by B. N. Sullivan
This is the third in a multi-article series about Pulau Sipadan, a magical dive destination off the coast of Borneo. If you have read Part 1 and Part 2 of this series, you know that the accommodations at the 'resorts' on Pulau Sipadan in 1993 were rather spartan. One thing that was not lacking, however, was excellent food.
There are trade-offs inherent in traveling to remote locations such as Pulau Sipadan to dive. The more remote the destination, the more likely it is that the underwater environment will be relatively unspoiled. At the same time, less developed destinations are likely to entail certain privations. In the previous articles, for example, I described the lodging and bathing facilities at Sipadan Island, which were rather spare.
Facilities for traveling divers usually offer all-inclusive packages -- lodging, diving, and meals. In fact, at more remote spots like Pulau Sipadan, there is no other option. There are no off-site restaurants or snack bars. It's a case of eat whatever they provide, or don't eat at all.
Traveling divers tend to be a hungry lot. During stays at dedicated dive resorts, and on live-aboard dive boats, it is not unusual to make five dives every day. All that physical activity can really work up an appetite! God forbid you are stuck at a place that has lousy or insufficient food when there is no alternative place to eat.
Like many other traveling divers, we learned to take along some food items on these trips -- peanut butter, canned tuna, packets of dried soups, etc. It's impossible to haul enough food to live on for ten days, but there were times when we dipped into those supplies to supplement for sparse meals, or when the food offered was, erm, unappetizing. (Don't get me started on some of the weird things we have eaten while ensconced at some of these places!)
Fortunately food was not a problem at Sipadan. In fact, the daily mealtime offerings at Pulau Sipadan Resort (PSR) were nothing short of amazing, especially in light of the fact that every tidbit had to be imported, and the kitchen facilities were as basic as the rest of the accommodations.
A highlight of each day was the dinner buffet, although I should note that it helped if you liked fish and other seafood. Each day, local fishermen paddling open canoes would arrive at the beach to sell their catch. (See photo at the top of this page.) The cooks would go down to the water's edge to bargain with the fishermen, and soon we would see them carrying fresh fish -- often still flapping -- back to the kitchen to prepare for what we all called The Catch of the Day Buffet.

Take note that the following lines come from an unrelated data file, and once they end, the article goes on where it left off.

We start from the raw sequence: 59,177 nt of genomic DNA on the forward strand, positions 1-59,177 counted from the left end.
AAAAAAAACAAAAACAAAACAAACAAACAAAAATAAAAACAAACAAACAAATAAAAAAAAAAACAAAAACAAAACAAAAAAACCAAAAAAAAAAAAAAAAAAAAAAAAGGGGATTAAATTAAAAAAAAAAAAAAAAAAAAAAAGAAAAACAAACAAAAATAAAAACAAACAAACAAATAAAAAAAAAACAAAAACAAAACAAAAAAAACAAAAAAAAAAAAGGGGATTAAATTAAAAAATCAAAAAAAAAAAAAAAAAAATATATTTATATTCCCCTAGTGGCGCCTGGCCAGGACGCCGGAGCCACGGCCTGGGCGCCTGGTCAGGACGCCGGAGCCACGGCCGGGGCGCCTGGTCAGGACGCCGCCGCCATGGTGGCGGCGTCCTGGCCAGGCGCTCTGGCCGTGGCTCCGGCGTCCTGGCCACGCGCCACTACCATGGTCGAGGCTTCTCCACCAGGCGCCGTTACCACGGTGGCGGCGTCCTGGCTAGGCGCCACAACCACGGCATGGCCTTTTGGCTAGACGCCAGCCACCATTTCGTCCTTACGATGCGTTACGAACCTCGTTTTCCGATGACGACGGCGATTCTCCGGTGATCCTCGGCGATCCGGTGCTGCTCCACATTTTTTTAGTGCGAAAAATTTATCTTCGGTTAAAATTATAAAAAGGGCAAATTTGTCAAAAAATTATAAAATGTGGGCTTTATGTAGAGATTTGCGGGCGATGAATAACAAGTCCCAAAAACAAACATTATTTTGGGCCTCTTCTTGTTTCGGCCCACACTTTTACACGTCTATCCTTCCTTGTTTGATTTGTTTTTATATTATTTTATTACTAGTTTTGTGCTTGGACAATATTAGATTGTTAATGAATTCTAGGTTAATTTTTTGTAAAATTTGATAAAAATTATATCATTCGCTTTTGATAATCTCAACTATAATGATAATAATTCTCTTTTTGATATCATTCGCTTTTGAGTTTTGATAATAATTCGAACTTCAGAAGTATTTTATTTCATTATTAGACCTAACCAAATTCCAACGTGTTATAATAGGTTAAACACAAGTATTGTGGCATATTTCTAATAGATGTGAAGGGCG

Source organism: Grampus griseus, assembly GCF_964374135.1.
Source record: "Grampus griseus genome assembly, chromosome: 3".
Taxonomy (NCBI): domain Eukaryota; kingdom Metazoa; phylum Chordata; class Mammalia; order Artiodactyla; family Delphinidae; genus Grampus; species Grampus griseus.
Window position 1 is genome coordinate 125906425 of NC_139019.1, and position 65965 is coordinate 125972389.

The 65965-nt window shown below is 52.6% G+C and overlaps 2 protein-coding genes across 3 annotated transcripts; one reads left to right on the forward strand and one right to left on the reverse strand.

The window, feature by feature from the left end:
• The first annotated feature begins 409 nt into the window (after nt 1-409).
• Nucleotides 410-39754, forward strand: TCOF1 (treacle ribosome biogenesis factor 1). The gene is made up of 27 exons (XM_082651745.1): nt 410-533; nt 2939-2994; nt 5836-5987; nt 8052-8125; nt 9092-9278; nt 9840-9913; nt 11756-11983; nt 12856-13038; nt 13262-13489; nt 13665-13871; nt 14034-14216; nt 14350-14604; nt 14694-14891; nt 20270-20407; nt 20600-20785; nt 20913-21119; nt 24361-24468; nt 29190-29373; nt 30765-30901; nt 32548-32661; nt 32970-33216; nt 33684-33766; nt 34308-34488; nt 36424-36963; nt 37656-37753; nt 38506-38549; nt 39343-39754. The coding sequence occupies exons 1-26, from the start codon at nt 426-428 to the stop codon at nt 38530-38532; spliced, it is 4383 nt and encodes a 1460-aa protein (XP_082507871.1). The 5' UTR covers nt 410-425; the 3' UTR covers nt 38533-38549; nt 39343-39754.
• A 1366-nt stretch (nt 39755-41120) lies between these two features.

Depending on which kind of fish the cooks bought from the fishermen, we had baked fish, poached fish, fried fish, fish with sauce, fish curry -- you get the idea -- and it was all very good. Along with the fish dish, the buffet always had homemade soup, big bowls of rice and steamed vegetables, and lots of fresh fruit. We never, ever went to bed hungry.
One day in particular, we all felt like we had hit the jackpot. The fishermen arrived with a very large billfish lashed to the side of their (nearly swamped) canoe. Considering that these fishermen had no tackle except hand lines, it seemed inconceivable that they could have caught such a fish, but they had. That's Jerry posing with the fish in the photo at left. To give you an idea of just how big that fish was, I should mention that Jerry is six feet tall.
I'm sure that such a prize fish must have fetched quite a sum for the fishermen, but the guests and staff at PSR were the real winners. With limited refrigeration (run on a portable generator), it was necessary to eat as much of the fish as we could, as soon as we could. What a feast we all had that evening and the next.
As a main course, we had grilled steaks from that big fish. There was so much of it that everyone was encouraged to have second and third helpings: better to eat it than to let it spoil for lack of refrigerated storage. Some of the choicest flesh of the big fish was sliced up for sashimi.
About two thirds of the divers staying at PSR at the time were Westerners -- mostly Europeans, plus the two of us Americans. The rest were Asian nationalities, as were most of the staff. When one of the cooks brought out a huge, heaping platter of sashimi, Jerry's eyes lit up. One of the British divers, a new arrival on the island, asked, "What the &$%@ is that??"
"Sashimi," Jerry told him. "You know, raw fish." The Brit made an awful face, shuddered, and walked away muttering something about cat food.
None of the other Europeans seemed interested in the sashimi either, but we lined up with all of the Asians to take our turn at the sashimi platter. When we got to the table and held out our plates, the server asked us, "Aren't you guys Americans?" We nodded yes. "Americans like sashimi??" he asked with raised eyebrows -- and then added, "I don't think so."
"We're from Hawaii," Jerry told him, as if that explained everything. Turned out it did.
"Oh, I see," said the server with a knowing grin. "So you're used to Asian food then." He heaped big slabs of the glistening sashimi onto our plates, while another server handed each of us a small bowl of shoyu and wasabi. It was a heavenly treat. We went back for seconds and thirds of that!
It turned out that the poor Brit who apparently found the thought of sashimi so distasteful didn't much like fish to begin with, much less raw fish. The servers noticed that he took none of the fish -- only rice and vegetables and fruit. One of them sprinted back to the kitchen, and returned about 15 minutes later with a plate. On the plate sat a grilled pork chop. He set it down in front of the Englishman, announcing, "Special for you."
For the rest of his stay at Sipadan, the non-fish eating diver was served a pork chop or a sausage every day. How can you quibble with hospitality like that?